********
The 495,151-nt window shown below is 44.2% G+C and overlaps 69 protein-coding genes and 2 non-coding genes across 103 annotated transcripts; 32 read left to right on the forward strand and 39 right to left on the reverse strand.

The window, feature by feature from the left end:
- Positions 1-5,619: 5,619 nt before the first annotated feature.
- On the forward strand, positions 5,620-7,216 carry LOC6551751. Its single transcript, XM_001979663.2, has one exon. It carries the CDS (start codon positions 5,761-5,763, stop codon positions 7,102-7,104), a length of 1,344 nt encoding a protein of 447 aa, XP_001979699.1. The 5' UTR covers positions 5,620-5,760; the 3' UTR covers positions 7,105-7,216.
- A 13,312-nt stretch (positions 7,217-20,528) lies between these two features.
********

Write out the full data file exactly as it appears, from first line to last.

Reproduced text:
The 495,151-nt window shown below is 44.2% G+C and overlaps 69 protein-coding genes and 2 non-coding genes across 103 annotated transcripts; 32 read left to right on the forward strand and 39 right to left on the reverse strand.

The window, feature by feature from the left end:
- Positions 1-5,619: 5,619 nt before the first annotated feature.
- On the forward strand, positions 5,620-7,216 carry LOC6551751. Its single transcript, XM_001979663.2, has one exon. It carries the CDS (start codon positions 5,761-5,763, stop codon positions 7,102-7,104), a length of 1,344 nt encoding a protein of 447 aa, XP_001979699.1. The 5' UTR covers positions 5,620-5,760; the 3' UTR covers positions 7,105-7,216.
- A 13,312-nt stretch (positions 7,217-20,528) lies between these two features.